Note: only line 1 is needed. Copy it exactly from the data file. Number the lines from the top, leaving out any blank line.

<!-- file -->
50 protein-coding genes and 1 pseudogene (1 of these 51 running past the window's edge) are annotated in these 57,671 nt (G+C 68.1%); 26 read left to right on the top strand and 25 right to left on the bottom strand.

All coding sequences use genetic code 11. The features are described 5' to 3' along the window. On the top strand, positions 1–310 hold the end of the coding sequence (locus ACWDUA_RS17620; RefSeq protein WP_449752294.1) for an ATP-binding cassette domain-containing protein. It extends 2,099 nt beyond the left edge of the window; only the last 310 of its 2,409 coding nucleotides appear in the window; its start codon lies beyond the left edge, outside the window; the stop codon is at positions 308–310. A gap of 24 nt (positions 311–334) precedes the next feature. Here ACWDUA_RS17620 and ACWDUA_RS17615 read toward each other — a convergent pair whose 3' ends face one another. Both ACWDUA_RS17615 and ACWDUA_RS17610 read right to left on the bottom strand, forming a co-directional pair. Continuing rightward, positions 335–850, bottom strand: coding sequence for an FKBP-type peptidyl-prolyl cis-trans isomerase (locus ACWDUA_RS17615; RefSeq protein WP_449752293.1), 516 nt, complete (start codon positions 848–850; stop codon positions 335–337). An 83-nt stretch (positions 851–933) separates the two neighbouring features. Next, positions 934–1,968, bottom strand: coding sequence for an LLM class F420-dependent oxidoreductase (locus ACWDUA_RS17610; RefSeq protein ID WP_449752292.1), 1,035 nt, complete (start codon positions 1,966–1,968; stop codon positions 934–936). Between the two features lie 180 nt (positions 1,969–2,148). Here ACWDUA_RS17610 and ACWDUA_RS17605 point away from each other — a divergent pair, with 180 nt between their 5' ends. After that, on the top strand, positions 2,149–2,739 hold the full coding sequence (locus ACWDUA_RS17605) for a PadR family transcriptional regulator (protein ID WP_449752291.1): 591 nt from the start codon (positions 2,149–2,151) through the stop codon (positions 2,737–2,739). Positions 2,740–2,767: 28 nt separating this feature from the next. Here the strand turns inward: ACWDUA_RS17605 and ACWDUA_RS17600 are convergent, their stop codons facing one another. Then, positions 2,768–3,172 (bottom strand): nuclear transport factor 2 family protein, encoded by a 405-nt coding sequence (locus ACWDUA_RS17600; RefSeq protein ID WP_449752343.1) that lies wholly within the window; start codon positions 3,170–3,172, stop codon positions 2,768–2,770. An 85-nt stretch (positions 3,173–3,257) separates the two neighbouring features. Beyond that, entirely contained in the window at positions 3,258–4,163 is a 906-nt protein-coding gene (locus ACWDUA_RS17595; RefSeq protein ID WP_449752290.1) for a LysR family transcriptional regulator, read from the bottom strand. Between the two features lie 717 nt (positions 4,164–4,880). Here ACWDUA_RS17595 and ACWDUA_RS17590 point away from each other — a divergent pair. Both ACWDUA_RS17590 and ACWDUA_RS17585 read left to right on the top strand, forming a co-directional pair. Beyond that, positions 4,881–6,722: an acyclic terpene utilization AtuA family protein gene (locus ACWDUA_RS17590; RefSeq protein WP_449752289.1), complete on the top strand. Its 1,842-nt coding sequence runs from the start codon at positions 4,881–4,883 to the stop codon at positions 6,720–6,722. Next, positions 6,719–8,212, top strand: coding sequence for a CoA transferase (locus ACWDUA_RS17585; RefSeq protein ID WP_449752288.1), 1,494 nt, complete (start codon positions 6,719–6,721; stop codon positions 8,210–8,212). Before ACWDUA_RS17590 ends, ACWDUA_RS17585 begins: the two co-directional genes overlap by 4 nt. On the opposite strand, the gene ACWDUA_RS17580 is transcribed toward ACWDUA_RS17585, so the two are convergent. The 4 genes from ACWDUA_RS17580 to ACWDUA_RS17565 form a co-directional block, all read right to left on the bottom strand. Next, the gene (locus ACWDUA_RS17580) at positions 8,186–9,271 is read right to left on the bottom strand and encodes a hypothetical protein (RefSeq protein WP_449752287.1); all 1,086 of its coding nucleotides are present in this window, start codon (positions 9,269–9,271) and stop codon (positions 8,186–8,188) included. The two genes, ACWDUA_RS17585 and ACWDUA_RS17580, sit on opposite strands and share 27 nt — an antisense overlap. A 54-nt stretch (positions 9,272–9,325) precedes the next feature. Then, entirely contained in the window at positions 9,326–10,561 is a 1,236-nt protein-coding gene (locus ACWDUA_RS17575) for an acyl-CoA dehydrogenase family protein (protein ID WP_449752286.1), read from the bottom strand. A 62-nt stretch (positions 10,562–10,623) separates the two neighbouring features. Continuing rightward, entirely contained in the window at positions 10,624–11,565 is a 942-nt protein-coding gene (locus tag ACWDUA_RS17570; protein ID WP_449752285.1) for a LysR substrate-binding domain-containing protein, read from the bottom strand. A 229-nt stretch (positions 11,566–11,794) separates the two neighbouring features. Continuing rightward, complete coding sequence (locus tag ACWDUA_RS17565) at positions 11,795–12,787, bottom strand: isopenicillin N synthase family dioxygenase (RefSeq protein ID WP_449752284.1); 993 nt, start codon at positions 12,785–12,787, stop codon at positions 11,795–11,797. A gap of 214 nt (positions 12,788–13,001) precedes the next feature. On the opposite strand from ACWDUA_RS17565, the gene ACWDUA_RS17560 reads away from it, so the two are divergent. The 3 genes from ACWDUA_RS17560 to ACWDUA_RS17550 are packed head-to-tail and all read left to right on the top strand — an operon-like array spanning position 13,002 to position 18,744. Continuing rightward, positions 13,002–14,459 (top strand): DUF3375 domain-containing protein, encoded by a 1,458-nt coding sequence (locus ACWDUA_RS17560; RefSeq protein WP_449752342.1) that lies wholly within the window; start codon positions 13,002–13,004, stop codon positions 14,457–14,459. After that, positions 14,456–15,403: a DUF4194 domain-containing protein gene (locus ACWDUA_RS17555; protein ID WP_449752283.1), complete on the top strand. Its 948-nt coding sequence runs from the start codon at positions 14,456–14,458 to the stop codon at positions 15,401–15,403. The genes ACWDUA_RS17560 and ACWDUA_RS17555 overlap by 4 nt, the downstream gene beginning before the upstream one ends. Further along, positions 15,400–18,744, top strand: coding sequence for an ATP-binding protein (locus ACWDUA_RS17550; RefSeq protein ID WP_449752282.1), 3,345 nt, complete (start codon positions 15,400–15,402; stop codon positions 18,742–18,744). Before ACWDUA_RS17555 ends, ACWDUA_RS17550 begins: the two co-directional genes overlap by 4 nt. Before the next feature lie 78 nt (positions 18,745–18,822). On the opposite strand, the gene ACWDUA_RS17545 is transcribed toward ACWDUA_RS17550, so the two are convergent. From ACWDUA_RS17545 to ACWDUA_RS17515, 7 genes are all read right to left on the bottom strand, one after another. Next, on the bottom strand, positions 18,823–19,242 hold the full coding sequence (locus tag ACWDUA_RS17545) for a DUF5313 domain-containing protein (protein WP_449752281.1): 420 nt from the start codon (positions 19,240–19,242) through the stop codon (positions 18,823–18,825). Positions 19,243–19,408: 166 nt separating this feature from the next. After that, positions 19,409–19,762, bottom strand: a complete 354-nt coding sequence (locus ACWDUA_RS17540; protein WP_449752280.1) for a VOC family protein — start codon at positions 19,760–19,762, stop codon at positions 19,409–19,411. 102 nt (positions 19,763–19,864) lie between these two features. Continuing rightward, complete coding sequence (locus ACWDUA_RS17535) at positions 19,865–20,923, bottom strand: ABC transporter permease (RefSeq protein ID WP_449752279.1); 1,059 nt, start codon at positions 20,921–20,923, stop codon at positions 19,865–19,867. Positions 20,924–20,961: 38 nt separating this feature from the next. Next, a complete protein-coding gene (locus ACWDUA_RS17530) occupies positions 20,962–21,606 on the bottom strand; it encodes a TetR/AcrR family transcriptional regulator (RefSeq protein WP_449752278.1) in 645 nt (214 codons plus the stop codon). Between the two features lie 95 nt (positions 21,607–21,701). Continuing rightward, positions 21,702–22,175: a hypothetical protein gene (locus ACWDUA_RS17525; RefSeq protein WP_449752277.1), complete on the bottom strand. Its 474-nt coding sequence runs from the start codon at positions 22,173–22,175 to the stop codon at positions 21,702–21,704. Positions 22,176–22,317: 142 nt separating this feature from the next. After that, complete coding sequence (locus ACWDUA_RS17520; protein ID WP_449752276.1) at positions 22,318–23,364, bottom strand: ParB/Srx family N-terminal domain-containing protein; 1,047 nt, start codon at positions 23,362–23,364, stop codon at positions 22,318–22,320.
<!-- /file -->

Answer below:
50 protein-coding genes and 1 pseudogene (1 of these 51 running past the window's edge) are annotated in these 57,671 nt (G+C 68.1%); 26 read left to right on the top strand and 25 right to left on the bottom strand.